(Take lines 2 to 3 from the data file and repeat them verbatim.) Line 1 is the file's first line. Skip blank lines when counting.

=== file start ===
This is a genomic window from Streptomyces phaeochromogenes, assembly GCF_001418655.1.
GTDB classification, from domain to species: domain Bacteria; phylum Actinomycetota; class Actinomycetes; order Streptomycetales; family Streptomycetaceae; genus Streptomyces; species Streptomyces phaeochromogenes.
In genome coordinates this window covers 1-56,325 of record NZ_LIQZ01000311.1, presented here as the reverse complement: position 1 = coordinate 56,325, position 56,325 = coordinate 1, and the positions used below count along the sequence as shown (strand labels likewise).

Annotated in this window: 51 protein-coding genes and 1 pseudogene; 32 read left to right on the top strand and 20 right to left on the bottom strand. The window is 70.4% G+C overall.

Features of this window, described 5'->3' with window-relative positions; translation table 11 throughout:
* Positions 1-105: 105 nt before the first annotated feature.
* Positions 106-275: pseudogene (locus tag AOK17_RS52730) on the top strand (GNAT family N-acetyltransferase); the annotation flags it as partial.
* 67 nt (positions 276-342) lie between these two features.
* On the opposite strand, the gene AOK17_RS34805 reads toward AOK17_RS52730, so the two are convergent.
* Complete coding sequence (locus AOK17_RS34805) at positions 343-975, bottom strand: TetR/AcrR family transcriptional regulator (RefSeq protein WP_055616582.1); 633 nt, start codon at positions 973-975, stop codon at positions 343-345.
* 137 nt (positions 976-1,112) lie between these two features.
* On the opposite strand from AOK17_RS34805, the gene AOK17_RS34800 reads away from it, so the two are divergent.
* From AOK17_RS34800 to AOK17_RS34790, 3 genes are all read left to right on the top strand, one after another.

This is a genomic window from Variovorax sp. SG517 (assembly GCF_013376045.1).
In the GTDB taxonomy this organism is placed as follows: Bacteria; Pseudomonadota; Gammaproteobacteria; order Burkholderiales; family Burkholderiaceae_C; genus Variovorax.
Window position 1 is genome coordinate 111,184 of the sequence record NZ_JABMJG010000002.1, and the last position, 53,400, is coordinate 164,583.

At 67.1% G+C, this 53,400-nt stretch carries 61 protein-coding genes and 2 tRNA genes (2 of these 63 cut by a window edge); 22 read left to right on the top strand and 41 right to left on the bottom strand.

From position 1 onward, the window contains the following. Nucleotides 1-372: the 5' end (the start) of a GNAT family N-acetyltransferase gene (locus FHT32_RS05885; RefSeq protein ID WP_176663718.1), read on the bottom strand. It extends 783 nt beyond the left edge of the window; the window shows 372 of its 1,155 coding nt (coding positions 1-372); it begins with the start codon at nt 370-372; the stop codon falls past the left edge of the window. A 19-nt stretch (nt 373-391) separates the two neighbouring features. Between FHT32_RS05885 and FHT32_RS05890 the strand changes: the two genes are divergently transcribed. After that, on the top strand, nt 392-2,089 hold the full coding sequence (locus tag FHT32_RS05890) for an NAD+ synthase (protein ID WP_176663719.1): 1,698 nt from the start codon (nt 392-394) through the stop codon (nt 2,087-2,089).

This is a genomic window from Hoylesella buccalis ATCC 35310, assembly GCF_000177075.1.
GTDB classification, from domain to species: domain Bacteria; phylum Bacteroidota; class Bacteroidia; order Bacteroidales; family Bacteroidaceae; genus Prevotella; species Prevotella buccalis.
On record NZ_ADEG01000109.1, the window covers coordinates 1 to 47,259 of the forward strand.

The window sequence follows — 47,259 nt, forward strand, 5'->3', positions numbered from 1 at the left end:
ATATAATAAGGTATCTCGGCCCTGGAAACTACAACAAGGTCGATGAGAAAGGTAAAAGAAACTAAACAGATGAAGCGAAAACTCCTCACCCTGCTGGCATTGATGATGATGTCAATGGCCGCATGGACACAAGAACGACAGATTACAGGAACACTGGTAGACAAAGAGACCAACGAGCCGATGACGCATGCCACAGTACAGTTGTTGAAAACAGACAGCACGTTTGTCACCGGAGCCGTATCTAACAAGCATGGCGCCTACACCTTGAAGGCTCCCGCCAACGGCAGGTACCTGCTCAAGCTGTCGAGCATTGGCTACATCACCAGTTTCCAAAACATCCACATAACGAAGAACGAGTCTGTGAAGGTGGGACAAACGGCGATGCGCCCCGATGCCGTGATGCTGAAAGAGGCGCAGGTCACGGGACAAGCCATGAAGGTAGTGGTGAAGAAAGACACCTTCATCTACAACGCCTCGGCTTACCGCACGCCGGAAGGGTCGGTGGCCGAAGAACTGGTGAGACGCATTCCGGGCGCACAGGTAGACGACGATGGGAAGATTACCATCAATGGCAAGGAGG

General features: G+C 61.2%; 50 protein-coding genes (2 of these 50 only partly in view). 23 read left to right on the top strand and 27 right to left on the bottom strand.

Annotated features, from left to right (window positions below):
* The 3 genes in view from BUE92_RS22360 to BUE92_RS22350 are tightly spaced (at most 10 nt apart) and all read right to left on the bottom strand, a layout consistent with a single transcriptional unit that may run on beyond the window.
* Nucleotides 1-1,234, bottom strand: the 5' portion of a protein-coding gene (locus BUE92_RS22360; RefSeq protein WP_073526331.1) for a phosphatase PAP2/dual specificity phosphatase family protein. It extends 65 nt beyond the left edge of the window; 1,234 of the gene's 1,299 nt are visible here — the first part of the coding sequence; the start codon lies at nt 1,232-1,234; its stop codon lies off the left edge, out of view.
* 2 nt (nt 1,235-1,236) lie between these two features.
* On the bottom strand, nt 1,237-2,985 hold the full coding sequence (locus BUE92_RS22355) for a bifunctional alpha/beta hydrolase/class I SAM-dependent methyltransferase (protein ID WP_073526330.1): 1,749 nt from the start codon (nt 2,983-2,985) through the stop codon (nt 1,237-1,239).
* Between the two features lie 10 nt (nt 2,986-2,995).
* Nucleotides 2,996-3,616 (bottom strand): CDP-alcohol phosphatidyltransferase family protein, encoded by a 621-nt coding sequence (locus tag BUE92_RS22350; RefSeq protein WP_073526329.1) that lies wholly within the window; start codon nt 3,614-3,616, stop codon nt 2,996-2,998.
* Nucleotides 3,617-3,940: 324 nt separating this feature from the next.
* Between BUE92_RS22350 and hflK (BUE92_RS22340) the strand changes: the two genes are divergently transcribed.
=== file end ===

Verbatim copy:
GTDB classification, from domain to species: domain Bacteria; phylum Actinomycetota; class Actinomycetes; order Streptomycetales; family Streptomycetaceae; genus Streptomyces; species Streptomyces phaeochromogenes.
In genome coordinates this window covers 1-56,325 of record NZ_LIQZ01000311.1, presented here as the reverse complement: position 1 = coordinate 56,325, position 56,325 = coordinate 1, and the positions used below count along the sequence as shown (strand labels likewise).